by Mike Hoban
‘When January Feels Like Summer’ – Written by Cori Thomas; Directed by Benny Sato Ambush; Scenic Design by Janie E. Howland; Lighting Design by Jeff Adelberg; Costume Design by Leslie Held; Sound Design by Dewey Dellay. Presented by the Underground Railway Theater at the Central Square Theater, 450 Massachusetts Avenue, Cambridge through November 13
When January Feels Like Summer, the charming slice of life comedy now being mounted by the Underground Railway Theater Company in Central Square, is a testament to the idea that ordinary (appearing) lives can be quite extraordinary if you take the time to look closely enough. Set in and around a New York bodega, January begins as a rather routine dramedy, but slowly sucks us in to the point where we care deeply about the characters by play’s end – despite their cringe-worthy (and all-too-human) foibles.
Nirmala (Sanaa Kazi), a thirty-something Indian woman, runs the bodega and lives with her transgendered accountant brother Ishan, who announces at the beginning of the play that he is quitting his job and will begin living fully as a trans woman named Indira (Mesma Belsare) from now on. Nirmala has her own challenges, as her husband (a porn “enthusiast” who never once touched her during the marriage) has been on life support for three years and is showing no signs of improving. Indira has been trying to convince Nirmala to pull the plug so that she can begin to really live her life – and also pay for Indira’s sexual re-assignment surgery when she collects the insurance money upon his death. If it sounds like the setup for a morality play, fear not, this a romantic comedy through and through – just not a very conventional one. Unbeknownst to Nirmala, she is the apple of the eye of one of her customers, Joe (David J. Curtis), a somewhat shy African-American sanitation worker for the city (who is trying to overcome his own unfortunate foray into marriage) who is trying to work up the courage to ask her for a date during his shopping excursions.
A secondary plot involves buddies Jeron (Marc Pierre) and DeVaun (Seth Hill), a pair of post high school Burger King workers who provide most of the belly laughs for this very funny work. Jeron is the brains of the duo, but is clueless when it comes to women. DeVaun is clueless about nearly everything else except “getting with women”, and also delivers hysterical malapropisms with the effortlessness of the late Borscht Belt comic Norm Crosby. Inadvertently, they end up embarking on a search for meaning to their existence when a textbook case of how homophobic misinformation can go horribly wrong ends up with serendipitously comic results.
The transformation of the characters begins when DeVaun becomes unnerved after a “flamboyant” man from his mother’s church touches his shoulder and asks him to come with him, and he interprets the act as a sexual overture. His sense of morality outraged and his masculinity challenged, he and Jeron decide to “protect the neighborhood children” from the predator by putting up posters in local bodegas, warning the neighborhood about the man. As horrifying as this sounds, the well-intentioned bad idea turns out remarkably well, and paves the way for a series of healing interactions between the play’s five characters.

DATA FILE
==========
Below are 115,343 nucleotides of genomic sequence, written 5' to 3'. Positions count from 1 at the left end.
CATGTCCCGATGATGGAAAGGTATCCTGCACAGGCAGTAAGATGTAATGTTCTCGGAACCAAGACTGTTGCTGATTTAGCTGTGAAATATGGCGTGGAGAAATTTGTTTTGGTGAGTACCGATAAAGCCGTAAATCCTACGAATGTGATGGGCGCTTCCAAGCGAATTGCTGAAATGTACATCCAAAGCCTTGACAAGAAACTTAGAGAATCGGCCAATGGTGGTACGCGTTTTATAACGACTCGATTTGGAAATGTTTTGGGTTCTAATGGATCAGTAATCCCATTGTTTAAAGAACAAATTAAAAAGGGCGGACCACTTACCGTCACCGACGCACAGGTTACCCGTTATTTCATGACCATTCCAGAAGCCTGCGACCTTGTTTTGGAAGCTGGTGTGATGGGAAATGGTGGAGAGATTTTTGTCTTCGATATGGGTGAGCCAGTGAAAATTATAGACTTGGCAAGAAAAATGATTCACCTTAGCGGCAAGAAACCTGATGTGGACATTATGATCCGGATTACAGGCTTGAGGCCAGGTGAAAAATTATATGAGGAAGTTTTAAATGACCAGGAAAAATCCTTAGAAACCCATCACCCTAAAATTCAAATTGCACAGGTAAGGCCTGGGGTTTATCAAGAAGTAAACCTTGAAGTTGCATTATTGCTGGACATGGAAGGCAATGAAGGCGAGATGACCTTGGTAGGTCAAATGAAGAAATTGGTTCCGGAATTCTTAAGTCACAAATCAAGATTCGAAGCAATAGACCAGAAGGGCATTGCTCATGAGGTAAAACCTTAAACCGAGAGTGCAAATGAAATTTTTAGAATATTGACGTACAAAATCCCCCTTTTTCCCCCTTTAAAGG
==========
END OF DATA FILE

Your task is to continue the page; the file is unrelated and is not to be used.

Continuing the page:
January does not impress early on, but gathers momentum as the actors move from fairly stock portrayals to become three dimensional. Playwright Thomas has a terrific ear for dialogue, especially the comic variety, and while the plot points stretch credulity, they never feel overly contrived. It’s also a beautifully integrated depiction of what real diversity looks like when it’s not theatrically forced, with Indira being the most fully realized character (thanks in part to an outstanding performance by Belsare). So when she takes an extraordinarily risky chance on love, we hold our collective breath that she will come out unscathed.
Director Sato elicits strong performances from the entire cast, and newcomer Seth Hill (junior at BU) makes an especially noteworthy debut as DeVaun. The scene where he attempts to educate his smarter friend Jeron (Marc Pierre) in the art of seducing a woman is alone worth the price of admission. The set design is simple but fairly brilliant in its utility (there are a half-dozen locations on the tight stage), and sound designer Dewey Dellay paints a believable city soundscape. “When January Feels Like Summer” is a fresh take on the traditional romantic comedy, and a welcome break from the madness of this insane election season. Go. For more info, go to: https://www.centralsquaretheater.org/